Eden Brent talks ‘Getaway Blues,’ seeing American musical greats perform, and playing Marietta this weekend

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MARIETTA, Ohio (WOUB) – Known for her soulful vocals and skillful piano playing, Eden Brent has a new record, entitled Getaway Blues, on deck, set for release this summer.

She’ll have advance copies of the album available this weekend when she performs at the River City Blues Festival at the Lafayette Hotel (101 Front Street).

Eden Brent spoke with WOUB Culture about that new album, her musical history, and why it’s so important to keep supporting roots music, in the Q&A you’ll find below. 

A promotional image of Eden Brent. She is sitting at a train station by herself in a red dress.
Eden Brent. [Photo by Rory Doyle]
Emily Votaw: How would you describe your music, in one sentence? 
Eden Brent: My music is lyrically driven, vocally expressive, and stylistically emerges from an intersection where blues, jazz, gospel, and country all overlap, giving the music an authentic quality.
What is your earliest musical memory?
Brent: I don’t really have an earliest musical memory. Music was a pastime in our household, and I recall family sing-a-longs and learning piano and guitar as a very young girl. My parents were generous with concert outings so I saw folks like Elvis Presley in concert, but I think that I decided to be a performing musician after singing a one-line solo of Do, Re, Mi in a local production of The Sound of Music.
Throughout my school years teachers had me lead the class in our morning song after the Pledge of Allegiance whether it be My Country ‘Tis of Thee or The Star Spangled Banner. I was assigned the lead female part in our fifth grade musical. I must have shown an aptitude for music more than other students, so I guess it was natural for me to make it my profession.
Your latest album, Getaway Blues, was produced by your husband, Bob Dowell. Could you share what it was like to work with your husband in that capacity?
Brent: My husband Bob is a marvelous arranger and musician so I trust his musical instincts which are far superior to mine! It is such a joy to just be able to perform a song rather than having to worry about arranging it or producing the album. We co-wrote all of the songs. We never wrote songs together before, so it was a fresh experience. For the most part, Bob came up with song lyrics and a chord progression, and I wrote the melodies, changing the words to fit the melody or make the song more personal to me.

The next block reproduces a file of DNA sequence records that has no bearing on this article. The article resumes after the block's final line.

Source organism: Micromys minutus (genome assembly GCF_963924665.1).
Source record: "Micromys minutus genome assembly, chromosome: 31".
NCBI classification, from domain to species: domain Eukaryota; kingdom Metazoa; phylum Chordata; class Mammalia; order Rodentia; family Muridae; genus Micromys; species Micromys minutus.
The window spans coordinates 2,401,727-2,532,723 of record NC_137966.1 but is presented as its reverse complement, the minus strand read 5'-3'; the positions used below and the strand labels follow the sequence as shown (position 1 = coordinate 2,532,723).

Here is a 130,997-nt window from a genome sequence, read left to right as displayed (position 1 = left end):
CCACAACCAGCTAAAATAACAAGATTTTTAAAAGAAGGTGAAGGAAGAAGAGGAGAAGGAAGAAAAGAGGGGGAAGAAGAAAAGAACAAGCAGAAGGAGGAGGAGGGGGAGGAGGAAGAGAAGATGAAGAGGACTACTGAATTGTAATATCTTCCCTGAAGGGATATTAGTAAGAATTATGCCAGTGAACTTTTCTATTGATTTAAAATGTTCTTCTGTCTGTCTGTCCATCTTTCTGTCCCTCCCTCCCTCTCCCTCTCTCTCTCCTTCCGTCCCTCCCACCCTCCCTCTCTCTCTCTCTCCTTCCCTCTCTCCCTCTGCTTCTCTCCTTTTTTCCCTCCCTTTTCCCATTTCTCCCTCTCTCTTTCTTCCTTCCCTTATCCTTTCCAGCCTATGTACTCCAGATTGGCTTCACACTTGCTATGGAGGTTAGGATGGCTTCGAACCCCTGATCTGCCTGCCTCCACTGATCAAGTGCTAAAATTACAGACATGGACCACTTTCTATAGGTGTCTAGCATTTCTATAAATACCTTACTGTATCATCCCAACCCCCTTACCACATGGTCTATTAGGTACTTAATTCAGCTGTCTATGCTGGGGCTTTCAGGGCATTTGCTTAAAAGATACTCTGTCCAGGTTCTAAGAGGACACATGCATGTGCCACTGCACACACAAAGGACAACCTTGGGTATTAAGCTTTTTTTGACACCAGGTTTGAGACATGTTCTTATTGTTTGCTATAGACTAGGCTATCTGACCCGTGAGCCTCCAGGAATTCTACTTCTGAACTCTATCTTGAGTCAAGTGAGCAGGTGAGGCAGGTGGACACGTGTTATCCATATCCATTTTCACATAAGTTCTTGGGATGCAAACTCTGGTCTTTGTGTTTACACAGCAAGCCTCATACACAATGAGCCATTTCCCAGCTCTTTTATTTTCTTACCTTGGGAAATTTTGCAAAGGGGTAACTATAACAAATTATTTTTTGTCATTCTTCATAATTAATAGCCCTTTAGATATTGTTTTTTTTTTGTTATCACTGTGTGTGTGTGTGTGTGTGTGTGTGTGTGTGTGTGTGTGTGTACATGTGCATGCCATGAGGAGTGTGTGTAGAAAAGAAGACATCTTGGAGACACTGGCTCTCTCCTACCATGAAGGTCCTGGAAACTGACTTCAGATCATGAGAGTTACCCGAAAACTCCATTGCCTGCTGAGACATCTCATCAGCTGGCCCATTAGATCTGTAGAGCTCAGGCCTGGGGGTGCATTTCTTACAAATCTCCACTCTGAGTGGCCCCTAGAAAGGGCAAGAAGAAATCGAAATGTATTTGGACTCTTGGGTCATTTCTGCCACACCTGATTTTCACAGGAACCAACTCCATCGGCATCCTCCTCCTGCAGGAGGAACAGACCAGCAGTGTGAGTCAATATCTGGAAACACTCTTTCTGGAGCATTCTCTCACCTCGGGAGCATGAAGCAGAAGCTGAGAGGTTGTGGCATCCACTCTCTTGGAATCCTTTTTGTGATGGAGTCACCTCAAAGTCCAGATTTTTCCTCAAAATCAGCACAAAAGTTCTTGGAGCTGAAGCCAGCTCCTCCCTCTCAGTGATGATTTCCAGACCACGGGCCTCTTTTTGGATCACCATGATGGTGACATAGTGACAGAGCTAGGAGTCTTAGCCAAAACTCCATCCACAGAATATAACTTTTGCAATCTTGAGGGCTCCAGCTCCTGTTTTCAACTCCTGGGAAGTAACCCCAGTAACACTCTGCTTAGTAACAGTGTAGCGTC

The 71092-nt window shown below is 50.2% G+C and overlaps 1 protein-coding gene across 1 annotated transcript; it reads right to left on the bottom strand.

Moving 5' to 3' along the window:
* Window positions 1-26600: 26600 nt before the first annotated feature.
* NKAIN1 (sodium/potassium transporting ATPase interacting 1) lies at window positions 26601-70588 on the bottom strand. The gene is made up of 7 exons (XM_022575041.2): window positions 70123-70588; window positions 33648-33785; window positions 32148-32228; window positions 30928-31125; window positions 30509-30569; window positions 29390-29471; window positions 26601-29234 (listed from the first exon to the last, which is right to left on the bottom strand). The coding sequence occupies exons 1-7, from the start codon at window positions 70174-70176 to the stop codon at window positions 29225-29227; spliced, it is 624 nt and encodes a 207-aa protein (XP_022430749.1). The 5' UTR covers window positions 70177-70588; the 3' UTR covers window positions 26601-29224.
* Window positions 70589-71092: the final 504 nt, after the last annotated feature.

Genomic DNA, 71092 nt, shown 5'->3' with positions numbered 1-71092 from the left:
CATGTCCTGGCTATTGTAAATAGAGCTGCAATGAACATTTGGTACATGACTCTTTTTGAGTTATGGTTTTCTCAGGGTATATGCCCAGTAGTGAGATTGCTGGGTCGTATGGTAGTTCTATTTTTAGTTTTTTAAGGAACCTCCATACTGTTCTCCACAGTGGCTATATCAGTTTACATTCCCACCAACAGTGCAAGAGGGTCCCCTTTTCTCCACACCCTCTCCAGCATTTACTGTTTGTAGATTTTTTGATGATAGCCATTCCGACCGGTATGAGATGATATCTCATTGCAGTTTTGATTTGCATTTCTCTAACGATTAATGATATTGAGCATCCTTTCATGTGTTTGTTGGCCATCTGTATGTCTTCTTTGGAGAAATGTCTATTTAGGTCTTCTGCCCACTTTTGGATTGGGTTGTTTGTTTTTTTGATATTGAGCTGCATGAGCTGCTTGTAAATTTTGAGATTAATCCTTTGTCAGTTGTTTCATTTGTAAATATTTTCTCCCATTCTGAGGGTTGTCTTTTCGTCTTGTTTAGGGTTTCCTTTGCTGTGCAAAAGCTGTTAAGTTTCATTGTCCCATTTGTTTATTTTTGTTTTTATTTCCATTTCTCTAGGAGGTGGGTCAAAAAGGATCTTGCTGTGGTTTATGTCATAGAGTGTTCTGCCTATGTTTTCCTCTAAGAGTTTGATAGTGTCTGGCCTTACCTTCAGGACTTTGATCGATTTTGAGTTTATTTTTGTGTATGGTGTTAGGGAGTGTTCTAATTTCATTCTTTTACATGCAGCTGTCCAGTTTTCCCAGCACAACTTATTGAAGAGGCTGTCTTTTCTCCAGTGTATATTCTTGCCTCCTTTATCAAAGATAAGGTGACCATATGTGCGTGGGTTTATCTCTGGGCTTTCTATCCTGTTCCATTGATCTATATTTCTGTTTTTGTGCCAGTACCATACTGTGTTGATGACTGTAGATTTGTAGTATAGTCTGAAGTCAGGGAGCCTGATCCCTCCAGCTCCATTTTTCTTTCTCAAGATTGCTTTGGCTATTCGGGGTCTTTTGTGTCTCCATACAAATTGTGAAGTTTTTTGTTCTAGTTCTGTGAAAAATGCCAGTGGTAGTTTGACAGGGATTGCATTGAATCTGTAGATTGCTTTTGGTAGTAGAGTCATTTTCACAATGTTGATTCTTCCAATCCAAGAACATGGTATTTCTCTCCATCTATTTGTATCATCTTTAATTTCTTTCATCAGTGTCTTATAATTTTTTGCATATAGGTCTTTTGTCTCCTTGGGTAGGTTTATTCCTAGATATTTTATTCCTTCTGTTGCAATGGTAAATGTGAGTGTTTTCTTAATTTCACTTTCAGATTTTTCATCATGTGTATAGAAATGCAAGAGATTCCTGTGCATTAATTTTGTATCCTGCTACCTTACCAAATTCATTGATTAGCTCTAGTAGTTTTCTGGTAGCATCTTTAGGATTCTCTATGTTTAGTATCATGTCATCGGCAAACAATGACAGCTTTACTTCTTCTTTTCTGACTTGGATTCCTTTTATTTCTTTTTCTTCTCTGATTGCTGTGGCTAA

We brought our own ideas and then blended them together. It was exciting, and it worked really well. We didn’t really collaborate simultaneously until the songs were partly finished, but he would share his contribution, and then I would share mine. It resulted in what I consider my favorite album to date.
Getaway Blues is described as your “bluesiest” album to date. Was that intentional? Or did the album just become that way over the course of its creation?  
Brent: Bob and I focused on writing blues songs for this album, and this is the first album I’ve ever recorded all original songs. Bob encouraged me to try new blues sounds and to play new things. For instance, there is a song called Rust which is a very slow blues, and the only really slow blues that I have ever recorded. But while the song is a slow, 12-bar blues, it doesn’t follow the typical chord progression precisely. So this album has classic, traditional blues, but they are fresh takes on very familiar ideas. I think we intentionally tried to get back to my blues roots since it is such a large influence in my life.
As a musician, how did you gravitate towards playing blues?
Brent: My hometown of Greenville, MS has hosted the Mississippi Delta Blues & Heritage Festival every third Saturday in September for the past 46 years. Bobby Rush plays the festival nearly every year, as did Koko Taylor and Denise LaSalle before they passed. Almost every blues notable performed the festival through the years, so I saw performances by Memphis Slim, Albert King, Stevie Ray Vaughn and so many others right there in my hometown. There were also performances by noted international blues acts that lived locally, people like Eugene Powell (also known as Sonny Boy Nelson), Son Thomas, T Model Ford, Willie Foster, Eddie Cusic, and my mentors, pianist Abie “Boogaloo” Ames and Lil’ Bill Wallace.
In addition to the Delta Blues Festival, B. B. King held a Homecoming event every June in his hometown of Indianola which is only 25 miles away, so I saw him perform in really small venues annually. Little Milton and Bobby Blue Bland played in local clubs. I was immersed in the sounds of blues living in the Mississippi Delta my whole life, and so it is familiar to me, and I really love it and want to honor it. Boogaloo tutored me for many years, and I want to carry on the tradition and hopefully continue it into this new century and beyond.
The River City Blues Festival is organized by the Mid-Ohio Valley Blues, Jazz, and Folk Music Society, a non-profit with a mission to “promote blues, jazz, and folk music.” Why is that mission so important?
Brent: Blues, jazz and folk music belong to us, the people, collectively. These genres define who we are and what is significant in our society at any given time. They are an audible history and help us to understand where we have been and where we are going. On a more basic level, promoting these musical genres is just a whole heckuva lot of fun, so I’m all for it!